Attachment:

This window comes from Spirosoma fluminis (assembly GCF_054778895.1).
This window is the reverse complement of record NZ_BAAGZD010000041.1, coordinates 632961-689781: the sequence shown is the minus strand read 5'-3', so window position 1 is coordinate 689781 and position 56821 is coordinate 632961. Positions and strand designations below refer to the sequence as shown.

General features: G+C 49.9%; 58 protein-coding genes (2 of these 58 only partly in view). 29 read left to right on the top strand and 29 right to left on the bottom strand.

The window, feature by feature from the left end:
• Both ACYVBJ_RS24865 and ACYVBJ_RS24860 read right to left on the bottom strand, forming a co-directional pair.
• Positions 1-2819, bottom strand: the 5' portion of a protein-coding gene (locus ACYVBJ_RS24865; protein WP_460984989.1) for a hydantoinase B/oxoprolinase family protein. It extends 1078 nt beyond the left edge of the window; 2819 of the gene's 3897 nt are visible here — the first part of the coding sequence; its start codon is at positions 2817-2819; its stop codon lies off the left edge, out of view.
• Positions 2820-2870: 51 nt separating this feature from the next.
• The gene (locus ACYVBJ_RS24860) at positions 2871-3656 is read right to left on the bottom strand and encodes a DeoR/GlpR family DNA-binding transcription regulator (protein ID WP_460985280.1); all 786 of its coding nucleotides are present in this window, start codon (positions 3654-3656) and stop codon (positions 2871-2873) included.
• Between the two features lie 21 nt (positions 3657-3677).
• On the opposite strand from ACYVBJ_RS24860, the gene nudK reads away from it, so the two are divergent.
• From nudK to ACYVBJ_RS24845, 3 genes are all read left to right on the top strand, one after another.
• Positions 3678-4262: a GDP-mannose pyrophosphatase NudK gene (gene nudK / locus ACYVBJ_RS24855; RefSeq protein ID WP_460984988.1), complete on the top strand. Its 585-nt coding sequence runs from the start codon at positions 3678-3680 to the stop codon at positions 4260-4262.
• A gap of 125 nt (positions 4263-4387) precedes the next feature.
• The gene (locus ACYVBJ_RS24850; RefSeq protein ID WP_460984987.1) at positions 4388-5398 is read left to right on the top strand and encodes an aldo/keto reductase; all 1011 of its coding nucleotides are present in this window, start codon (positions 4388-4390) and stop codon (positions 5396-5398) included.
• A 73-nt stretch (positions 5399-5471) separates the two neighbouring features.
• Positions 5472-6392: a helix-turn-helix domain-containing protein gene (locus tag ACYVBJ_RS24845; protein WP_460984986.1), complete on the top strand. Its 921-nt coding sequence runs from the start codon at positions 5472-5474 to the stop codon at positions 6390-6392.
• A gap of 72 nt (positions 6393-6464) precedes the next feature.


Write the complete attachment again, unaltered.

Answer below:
This window comes from Spirosoma fluminis (assembly GCF_054778895.1).
This window is the reverse complement of record NZ_BAAGZD010000041.1, coordinates 632961-689781: the sequence shown is the minus strand read 5'-3', so window position 1 is coordinate 689781 and position 56821 is coordinate 632961. Positions and strand designations below refer to the sequence as shown.

General features: G+C 49.9%; 58 protein-coding genes (2 of these 58 only partly in view). 29 read left to right on the top strand and 29 right to left on the bottom strand.

The window, feature by feature from the left end:
• Both ACYVBJ_RS24865 and ACYVBJ_RS24860 read right to left on the bottom strand, forming a co-directional pair.
• Positions 1-2819, bottom strand: the 5' portion of a protein-coding gene (locus ACYVBJ_RS24865; protein WP_460984989.1) for a hydantoinase B/oxoprolinase family protein. It extends 1078 nt beyond the left edge of the window; 2819 of the gene's 3897 nt are visible here — the first part of the coding sequence; its start codon is at positions 2817-2819; its stop codon lies off the left edge, out of view.
• Positions 2820-2870: 51 nt separating this feature from the next.
• The gene (locus ACYVBJ_RS24860) at positions 2871-3656 is read right to left on the bottom strand and encodes a DeoR/GlpR family DNA-binding transcription regulator (protein ID WP_460985280.1); all 786 of its coding nucleotides are present in this window, start codon (positions 3654-3656) and stop codon (positions 2871-2873) included.
• Between the two features lie 21 nt (positions 3657-3677).
• On the opposite strand from ACYVBJ_RS24860, the gene nudK reads away from it, so the two are divergent.
• From nudK to ACYVBJ_RS24845, 3 genes are all read left to right on the top strand, one after another.
• Positions 3678-4262: a GDP-mannose pyrophosphatase NudK gene (gene nudK / locus ACYVBJ_RS24855; RefSeq protein ID WP_460984988.1), complete on the top strand. Its 585-nt coding sequence runs from the start codon at positions 3678-3680 to the stop codon at positions 4260-4262.
• A gap of 125 nt (positions 4263-4387) precedes the next feature.
• The gene (locus ACYVBJ_RS24850; RefSeq protein ID WP_460984987.1) at positions 4388-5398 is read left to right on the top strand and encodes an aldo/keto reductase; all 1011 of its coding nucleotides are present in this window, start codon (positions 4388-4390) and stop codon (positions 5396-5398) included.
• A 73-nt stretch (positions 5399-5471) separates the two neighbouring features.
• Positions 5472-6392: a helix-turn-helix domain-containing protein gene (locus tag ACYVBJ_RS24845; protein WP_460984986.1), complete on the top strand. Its 921-nt coding sequence runs from the start codon at positions 5472-5474 to the stop codon at positions 6390-6392.
• A gap of 72 nt (positions 6393-6464) precedes the next feature.